This coincidence highlights the central problem in Europe – that shale gas resources often underlie dense populations and populations that are also unused to oil and gas drilling, unlike in the United States and Canada. This is the main reason for the overall lack of support such that there are moratoria on drilling in several countries (e.g., France, Netherlands, Czech Republic, and Bulgaria); and in many others, even with substantial resources, there is very slow progress in drilling.

In the United Kingdom there have also been some very public problems in early drilling, for example, the first attempts at hydraulic fracturing of the Bowland–Hodder shale layer near Blackpool in the northwest resulted in a number of small earthquakes, including two above 1.0 on the ML scale [37]. Following these in May 2011, hydraulic fracturing was suspended by the U.K. Government and an intensive study of hydraulic fracturing in the area was commissioned by the U.K. Department of Energy and Climate Change (DECC) and carried out by an independent panel of experts in seismology, induced seismicity, and hydraulic fracturing. Among the recommendations were that: (1) hydraulic fracturing should invariably include a smaller preinjection and monitoring stage before the main injection; (2) hydraulic fracture growth and direction should be monitored during operations; (3) future hydraulic fracturing operations in Lancashire should be subject to an effective monitoring system that can provide automatic locations and magnitudes of any seismic events in near real time. Perhaps most important, the report recommended that operations should be halted and remedial action instituted, if seismic events of magnitude 0.5 ML or above are detected. This has become known as the traffic light system [37].

In the United Kingdom hydraulic fracturing and shale gas did not come to mass public attention, however, until protests started at a drilling site in Balcombe in the southeast of England in July 2013. Ironically the well was being drilled for a conventional accumulation of hydrocarbons (not shale) but nevertheless the site captured media attention. A large number of protesters tried to stop the drilling. This and a heavy police presence made operations very difficult so the company involved eventually suspended drilling in August 2013.

An advantage of the concerned public reaction has been a more cautious approach to shale gas development (both in terms of environment and regulation) than in North America. In the United Kingdom and Poland studies of geological conditions before hydraulic fracturing (known as baselines) have been initiated. The purpose of these is to establish if changes have occurred that could be unequivocally attributed to hydraulic fracturing.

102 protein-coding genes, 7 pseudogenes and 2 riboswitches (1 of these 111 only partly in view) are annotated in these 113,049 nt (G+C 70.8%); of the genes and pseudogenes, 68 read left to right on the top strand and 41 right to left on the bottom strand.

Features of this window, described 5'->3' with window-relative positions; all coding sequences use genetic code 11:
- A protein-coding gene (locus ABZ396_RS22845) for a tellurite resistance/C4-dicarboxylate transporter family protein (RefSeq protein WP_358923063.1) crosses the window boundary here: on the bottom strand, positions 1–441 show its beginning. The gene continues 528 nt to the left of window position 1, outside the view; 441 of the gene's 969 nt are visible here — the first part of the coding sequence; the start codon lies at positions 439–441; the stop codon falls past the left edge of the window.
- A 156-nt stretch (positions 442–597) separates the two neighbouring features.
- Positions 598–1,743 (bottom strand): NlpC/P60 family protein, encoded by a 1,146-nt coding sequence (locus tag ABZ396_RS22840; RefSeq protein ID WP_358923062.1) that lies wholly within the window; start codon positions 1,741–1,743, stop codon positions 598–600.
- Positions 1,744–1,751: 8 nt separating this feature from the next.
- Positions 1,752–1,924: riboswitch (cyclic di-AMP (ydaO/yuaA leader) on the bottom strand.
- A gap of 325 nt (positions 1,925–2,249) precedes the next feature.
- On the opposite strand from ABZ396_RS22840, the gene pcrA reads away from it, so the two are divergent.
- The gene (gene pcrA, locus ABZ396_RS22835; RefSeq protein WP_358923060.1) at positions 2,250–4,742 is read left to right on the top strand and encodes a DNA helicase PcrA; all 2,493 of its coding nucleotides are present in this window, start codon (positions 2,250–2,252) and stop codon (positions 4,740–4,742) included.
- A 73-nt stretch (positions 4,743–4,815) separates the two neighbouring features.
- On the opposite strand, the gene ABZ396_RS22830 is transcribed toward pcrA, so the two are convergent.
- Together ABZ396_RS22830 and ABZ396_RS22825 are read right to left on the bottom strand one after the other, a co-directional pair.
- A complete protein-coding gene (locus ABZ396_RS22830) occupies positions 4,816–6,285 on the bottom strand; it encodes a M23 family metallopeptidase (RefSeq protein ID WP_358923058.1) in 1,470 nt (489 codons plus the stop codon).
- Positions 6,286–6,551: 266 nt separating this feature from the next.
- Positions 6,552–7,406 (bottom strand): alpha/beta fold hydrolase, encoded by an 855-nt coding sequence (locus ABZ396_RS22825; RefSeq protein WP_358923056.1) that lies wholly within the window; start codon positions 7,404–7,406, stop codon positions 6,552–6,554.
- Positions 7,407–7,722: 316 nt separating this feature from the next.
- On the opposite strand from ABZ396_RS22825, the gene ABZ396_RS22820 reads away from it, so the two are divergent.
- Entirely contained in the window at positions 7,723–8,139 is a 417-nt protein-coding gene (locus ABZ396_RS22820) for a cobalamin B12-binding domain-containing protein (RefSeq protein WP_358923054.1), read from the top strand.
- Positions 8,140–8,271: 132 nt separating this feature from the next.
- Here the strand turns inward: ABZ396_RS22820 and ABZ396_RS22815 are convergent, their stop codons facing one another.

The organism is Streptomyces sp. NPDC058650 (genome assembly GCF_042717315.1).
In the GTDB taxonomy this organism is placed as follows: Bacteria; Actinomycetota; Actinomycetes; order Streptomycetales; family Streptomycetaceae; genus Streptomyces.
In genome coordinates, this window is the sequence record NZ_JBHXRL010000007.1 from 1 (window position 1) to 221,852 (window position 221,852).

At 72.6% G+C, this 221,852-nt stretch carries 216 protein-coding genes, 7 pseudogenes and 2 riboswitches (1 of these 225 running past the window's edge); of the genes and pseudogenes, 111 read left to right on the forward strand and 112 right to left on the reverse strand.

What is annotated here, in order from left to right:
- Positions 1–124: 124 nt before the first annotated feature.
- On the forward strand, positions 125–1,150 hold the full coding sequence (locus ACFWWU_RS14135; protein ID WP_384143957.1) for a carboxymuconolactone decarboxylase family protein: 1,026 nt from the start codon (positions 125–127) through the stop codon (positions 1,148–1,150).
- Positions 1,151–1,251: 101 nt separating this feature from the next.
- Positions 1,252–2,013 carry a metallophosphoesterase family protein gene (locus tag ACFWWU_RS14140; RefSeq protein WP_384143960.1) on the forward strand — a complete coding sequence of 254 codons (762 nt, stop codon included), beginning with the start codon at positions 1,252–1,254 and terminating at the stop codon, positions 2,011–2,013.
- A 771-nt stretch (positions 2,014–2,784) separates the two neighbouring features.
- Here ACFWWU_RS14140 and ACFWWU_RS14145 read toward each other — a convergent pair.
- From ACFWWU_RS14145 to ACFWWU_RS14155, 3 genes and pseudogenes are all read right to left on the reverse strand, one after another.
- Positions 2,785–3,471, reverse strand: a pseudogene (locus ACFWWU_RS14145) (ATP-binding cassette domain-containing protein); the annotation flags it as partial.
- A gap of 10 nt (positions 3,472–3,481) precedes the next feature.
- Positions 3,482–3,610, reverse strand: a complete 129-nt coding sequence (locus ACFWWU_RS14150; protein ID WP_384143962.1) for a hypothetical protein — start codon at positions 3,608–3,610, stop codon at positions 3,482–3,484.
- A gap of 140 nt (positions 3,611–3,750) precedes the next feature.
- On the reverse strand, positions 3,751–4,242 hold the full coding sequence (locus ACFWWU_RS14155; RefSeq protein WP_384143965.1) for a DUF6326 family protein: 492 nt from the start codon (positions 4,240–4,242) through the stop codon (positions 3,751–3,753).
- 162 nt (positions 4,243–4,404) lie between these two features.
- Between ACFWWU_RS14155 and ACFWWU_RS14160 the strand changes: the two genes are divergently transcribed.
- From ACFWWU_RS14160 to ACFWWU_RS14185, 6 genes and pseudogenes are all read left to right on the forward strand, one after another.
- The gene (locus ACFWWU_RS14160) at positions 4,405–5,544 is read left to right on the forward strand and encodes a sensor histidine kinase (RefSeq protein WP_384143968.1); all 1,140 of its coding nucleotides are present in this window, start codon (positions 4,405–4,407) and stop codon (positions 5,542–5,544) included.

The most important of these baselines is the British Geological Survey (BGS) Groundwater Baseline Survey which looks at the natural amounts of methane in British groundwater in areas most likely to be developed for shale gas (Fig. 5). BGS has also calculated the underground vertical separation between aquifers that carry potable water and prospective shale gas layers in a series of aquifer-shale separation maps intended for the guidance of planners, policy makers and shale gas exploration companies.

Figure 5.

Figure 5.

A survey of methane in groundwater for Britain will establish what the natural methane levels are before any shale gas extraction. British Geological Survey © NERC 2014. Contains Ordnance Survey data © Crown Copyright and database rights 2014.

As was seen at Balcombe in the United Kingdom, even with a well-developed regulatory and licensing system for oil and gas and with exploration licenses and planning permissions in place, protests by local people can make operations difficult, or impossible. Sociologists and economists refer to general acceptance on the part of the public that a new technology can and should proceed, as social license. This has proved difficult to obtain for shale gas companies operating in some parts of Europe.